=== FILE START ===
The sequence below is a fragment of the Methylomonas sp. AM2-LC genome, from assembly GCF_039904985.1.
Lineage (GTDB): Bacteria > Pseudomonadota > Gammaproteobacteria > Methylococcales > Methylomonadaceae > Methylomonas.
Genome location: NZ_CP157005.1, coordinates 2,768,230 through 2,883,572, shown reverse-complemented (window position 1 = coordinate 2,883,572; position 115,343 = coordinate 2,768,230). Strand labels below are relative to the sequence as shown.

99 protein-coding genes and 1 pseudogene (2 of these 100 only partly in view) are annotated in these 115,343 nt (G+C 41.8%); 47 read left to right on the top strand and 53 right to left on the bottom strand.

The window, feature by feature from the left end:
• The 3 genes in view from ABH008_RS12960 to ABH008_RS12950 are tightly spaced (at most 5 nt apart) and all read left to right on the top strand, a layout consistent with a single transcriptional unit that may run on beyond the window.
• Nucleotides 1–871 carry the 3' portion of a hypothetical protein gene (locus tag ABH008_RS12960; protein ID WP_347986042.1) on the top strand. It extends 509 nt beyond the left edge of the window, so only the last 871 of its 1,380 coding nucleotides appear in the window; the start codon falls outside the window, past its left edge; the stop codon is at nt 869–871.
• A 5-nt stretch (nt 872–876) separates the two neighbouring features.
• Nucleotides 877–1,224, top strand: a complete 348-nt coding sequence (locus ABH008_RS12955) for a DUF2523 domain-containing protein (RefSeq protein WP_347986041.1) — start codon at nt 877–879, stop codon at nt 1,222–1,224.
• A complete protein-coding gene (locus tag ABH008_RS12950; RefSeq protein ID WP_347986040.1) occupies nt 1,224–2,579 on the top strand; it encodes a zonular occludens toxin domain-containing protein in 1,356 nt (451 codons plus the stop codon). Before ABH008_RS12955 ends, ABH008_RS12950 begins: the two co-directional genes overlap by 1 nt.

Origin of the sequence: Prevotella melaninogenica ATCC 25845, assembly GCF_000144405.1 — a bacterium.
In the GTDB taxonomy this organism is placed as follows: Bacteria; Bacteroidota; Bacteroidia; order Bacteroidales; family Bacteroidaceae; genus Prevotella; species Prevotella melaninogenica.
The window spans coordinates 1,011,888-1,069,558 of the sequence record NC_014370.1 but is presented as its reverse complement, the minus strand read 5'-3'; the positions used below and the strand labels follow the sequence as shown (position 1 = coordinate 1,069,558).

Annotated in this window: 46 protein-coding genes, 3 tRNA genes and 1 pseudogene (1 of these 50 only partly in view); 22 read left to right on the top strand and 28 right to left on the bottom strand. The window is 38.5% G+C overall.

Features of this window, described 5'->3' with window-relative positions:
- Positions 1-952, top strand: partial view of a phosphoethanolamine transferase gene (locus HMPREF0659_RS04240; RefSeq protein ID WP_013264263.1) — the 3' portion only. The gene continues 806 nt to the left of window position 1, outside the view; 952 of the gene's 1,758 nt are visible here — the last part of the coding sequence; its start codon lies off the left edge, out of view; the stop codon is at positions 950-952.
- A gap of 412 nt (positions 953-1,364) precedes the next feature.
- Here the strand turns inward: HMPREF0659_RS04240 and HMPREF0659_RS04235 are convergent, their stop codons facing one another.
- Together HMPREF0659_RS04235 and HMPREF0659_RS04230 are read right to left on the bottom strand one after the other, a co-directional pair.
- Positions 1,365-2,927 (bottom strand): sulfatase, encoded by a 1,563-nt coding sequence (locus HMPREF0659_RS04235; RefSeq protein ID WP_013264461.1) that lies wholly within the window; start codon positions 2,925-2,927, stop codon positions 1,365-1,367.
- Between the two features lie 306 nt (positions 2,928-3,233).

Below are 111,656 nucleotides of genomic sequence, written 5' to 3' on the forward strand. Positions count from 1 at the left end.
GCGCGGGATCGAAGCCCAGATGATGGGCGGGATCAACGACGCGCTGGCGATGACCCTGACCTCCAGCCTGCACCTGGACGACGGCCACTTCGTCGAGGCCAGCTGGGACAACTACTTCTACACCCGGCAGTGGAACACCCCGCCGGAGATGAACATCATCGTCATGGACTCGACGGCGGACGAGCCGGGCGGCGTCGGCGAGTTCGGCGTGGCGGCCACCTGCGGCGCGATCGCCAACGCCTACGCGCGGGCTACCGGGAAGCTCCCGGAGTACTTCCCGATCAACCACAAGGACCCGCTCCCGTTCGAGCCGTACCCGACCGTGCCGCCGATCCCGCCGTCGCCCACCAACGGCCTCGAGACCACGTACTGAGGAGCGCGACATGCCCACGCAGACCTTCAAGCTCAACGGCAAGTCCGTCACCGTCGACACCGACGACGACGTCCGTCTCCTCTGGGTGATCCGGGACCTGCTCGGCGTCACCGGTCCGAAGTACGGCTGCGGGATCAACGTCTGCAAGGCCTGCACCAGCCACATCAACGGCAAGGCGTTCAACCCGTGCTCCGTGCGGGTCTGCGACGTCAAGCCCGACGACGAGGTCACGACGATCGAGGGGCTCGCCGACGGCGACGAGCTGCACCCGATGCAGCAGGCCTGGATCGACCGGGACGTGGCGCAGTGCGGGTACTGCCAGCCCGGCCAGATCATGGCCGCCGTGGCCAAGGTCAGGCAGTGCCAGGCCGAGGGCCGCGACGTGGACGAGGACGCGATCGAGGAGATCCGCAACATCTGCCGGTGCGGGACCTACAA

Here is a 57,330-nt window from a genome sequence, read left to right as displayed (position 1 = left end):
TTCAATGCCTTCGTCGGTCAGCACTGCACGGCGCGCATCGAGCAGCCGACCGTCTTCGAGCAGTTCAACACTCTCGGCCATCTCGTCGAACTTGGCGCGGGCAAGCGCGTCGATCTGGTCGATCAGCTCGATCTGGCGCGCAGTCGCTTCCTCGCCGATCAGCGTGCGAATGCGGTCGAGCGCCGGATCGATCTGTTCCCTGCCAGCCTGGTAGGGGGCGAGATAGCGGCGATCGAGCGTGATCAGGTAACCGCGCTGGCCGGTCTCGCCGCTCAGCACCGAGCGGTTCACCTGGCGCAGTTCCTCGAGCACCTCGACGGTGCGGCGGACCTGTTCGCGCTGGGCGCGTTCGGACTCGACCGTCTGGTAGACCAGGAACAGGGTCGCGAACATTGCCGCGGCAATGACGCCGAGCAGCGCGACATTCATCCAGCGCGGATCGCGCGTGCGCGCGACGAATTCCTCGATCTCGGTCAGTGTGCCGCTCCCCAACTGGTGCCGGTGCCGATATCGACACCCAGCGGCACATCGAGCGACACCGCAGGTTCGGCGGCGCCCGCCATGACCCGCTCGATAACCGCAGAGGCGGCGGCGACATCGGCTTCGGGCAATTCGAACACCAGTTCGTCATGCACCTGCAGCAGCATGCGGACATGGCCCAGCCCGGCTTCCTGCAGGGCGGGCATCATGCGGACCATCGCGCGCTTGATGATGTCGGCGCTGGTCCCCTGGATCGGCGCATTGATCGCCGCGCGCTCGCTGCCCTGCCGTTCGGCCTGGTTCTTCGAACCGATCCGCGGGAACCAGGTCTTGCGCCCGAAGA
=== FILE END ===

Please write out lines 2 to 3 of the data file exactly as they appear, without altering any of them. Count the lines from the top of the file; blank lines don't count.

Lineage (GTDB): Bacteria > Pseudomonadota > Gammaproteobacteria > Methylococcales > Methylomonadaceae > Methylomonas.
Genome location: NZ_CP157005.1, coordinates 2,768,230 through 2,883,572, shown reverse-complemented (window position 1 = coordinate 2,883,572; position 115,343 = coordinate 2,768,230). Strand labels below are relative to the sequence as shown.